Wood-feeding insects are sometimes known to use microbial symbionts present in their guts to help in digestion and nutrient mobilization. However, nothing is known about how such insects cope with wood and resin. The large pine weevil, Hylobius abietis, is a serious pest on the bark of young conifer trees in northern Europe that must deal with both wood fiber and terpene-containing resin as major parts of its diet. This project will explore the metabolic fate of resin terpenes in these insects and the role of gut bacteria in processing terpenes and wood at the molecular, protein and metabolite levels. The project combines entomological, microbiological, chemical and molecular biology methods to better understand the lifestyle of one fascinating, long-lived species of insect. Collaboration between Research Group on Insect Symbiosis (Dr. Martin Kaltenpoth) and Department of Biochemistry (Dr. Axel Schmidt).
The project will be part of the International Max Planck Research School (IMPRS) “The Exploration of Ecological Interactions with Molecular and Chemical Techniques” in Jena, Germany. Students holding a Master`s degree (or equivalent) in molecular biology, ecology, entomology, microbiology, chemistry, biochemistry and neuroethology, with a proven record of success in one of the disciplines and interest in examining ecological interactions, are eligible to conduct a doctoral project within the IMPRS.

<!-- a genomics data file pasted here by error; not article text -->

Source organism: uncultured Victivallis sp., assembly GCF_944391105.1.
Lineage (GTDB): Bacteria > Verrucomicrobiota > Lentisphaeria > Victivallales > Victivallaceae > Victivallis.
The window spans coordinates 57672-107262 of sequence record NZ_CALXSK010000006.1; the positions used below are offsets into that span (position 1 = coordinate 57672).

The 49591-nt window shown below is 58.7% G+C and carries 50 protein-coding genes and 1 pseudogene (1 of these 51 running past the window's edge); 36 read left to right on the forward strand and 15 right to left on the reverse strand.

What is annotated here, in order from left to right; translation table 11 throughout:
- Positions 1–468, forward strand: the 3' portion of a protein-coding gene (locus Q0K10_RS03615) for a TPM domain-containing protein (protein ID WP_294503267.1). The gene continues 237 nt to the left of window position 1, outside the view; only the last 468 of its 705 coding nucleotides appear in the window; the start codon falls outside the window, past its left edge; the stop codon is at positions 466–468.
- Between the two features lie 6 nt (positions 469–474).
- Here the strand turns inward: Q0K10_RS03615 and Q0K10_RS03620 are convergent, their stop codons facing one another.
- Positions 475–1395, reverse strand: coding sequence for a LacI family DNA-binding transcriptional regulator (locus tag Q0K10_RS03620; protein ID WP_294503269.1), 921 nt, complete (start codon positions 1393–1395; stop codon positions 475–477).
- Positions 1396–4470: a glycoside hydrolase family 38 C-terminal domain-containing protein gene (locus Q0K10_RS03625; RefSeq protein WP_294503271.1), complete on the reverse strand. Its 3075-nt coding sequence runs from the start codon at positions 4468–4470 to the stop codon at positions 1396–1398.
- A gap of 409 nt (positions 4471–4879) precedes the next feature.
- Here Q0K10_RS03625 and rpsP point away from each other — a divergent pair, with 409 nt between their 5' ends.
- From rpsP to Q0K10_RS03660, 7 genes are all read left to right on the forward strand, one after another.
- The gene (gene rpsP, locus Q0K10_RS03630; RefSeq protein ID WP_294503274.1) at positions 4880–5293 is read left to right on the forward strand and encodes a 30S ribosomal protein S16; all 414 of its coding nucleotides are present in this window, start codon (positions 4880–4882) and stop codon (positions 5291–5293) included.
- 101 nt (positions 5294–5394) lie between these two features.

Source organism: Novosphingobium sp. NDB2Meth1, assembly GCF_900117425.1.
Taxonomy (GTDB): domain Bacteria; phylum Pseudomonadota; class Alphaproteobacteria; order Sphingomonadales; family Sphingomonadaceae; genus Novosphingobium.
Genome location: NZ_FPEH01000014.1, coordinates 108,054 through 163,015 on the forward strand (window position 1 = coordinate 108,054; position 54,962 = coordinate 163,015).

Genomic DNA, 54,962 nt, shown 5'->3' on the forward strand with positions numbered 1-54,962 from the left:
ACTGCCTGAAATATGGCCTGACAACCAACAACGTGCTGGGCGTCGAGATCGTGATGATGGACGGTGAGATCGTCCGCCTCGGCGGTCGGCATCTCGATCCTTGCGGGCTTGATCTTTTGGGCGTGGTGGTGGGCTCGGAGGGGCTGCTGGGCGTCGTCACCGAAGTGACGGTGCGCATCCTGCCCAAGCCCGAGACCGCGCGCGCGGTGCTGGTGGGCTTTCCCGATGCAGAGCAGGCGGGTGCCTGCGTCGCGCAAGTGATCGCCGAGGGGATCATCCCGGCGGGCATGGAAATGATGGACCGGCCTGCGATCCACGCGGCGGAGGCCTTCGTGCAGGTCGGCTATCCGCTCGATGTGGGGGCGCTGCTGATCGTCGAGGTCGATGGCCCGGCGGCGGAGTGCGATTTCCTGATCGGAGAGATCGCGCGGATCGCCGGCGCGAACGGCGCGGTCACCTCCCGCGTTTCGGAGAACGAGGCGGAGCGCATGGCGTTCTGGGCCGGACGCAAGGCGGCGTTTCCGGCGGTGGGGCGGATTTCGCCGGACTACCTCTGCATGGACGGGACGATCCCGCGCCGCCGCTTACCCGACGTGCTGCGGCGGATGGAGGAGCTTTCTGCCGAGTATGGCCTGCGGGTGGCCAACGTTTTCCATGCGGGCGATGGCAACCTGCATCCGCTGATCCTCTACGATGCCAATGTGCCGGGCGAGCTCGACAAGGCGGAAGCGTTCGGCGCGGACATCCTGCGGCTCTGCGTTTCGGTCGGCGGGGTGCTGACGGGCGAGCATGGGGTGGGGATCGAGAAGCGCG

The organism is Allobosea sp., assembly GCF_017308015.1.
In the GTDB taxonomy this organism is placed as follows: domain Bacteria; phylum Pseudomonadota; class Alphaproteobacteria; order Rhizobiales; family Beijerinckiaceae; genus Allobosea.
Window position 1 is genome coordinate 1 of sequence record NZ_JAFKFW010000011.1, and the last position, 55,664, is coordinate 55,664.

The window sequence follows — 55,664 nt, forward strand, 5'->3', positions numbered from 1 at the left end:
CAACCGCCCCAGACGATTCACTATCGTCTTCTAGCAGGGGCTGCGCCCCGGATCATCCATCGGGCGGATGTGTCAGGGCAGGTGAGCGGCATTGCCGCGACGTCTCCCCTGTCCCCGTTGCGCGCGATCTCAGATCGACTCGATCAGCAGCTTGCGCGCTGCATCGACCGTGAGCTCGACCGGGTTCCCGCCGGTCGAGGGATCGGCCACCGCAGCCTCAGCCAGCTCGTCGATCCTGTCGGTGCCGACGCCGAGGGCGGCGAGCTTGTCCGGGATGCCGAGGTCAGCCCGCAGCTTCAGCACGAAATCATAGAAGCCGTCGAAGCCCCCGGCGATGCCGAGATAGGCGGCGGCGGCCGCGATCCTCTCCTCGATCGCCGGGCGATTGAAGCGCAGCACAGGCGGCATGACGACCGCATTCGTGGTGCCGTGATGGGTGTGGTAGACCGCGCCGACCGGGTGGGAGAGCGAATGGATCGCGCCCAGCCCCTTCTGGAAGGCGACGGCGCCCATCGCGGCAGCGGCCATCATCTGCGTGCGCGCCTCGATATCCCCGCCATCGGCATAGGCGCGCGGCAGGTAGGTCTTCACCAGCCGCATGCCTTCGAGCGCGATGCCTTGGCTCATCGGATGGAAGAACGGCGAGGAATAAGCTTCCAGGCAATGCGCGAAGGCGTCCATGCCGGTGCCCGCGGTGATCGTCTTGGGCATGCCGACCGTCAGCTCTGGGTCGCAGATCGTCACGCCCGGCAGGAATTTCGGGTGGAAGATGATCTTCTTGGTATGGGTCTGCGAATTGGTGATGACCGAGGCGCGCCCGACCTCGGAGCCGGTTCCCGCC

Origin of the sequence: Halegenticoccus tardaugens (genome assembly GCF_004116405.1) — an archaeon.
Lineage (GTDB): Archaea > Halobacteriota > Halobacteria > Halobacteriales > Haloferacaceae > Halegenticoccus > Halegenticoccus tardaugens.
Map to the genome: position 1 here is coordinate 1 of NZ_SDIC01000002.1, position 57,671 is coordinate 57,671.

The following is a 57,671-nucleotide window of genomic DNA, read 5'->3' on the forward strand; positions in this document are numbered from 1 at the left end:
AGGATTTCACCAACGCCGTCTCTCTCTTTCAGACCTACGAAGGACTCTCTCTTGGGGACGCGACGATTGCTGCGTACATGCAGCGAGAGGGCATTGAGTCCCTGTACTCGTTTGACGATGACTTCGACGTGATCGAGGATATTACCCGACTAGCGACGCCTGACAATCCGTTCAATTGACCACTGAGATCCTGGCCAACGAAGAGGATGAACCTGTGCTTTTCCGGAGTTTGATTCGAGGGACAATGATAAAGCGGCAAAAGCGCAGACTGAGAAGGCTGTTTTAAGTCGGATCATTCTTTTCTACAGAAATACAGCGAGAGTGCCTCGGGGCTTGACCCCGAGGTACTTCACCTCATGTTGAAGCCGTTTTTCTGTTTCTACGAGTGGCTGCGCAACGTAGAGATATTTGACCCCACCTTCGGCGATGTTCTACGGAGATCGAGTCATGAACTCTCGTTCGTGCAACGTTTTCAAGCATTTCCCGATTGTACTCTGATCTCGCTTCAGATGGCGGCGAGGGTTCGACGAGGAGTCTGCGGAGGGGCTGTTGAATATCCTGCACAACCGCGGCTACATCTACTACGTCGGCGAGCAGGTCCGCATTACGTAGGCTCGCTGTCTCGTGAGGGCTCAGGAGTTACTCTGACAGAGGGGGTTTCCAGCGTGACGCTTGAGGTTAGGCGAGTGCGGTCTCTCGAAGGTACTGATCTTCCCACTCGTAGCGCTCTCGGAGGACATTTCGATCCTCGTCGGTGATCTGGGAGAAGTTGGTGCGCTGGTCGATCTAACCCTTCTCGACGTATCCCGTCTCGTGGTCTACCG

The Research School is a joint initiative of the Max Planck Institute for Chemical Ecology, Friedrich Schiller University, Jena, the Leibniz Institute for Natural Product Research and Infection Biology, and the Leibniz Institute of Plant Genetics and Crop Plant Research. The main focus is on the interaction between plants and animals, and their environment, as well as the evolutionary and behavioral consequences of these interactions.
Application deadline is June 26, 2011
For detailed information about the IMPRS, PhD topics offered and application requirements, please Visit Official Website.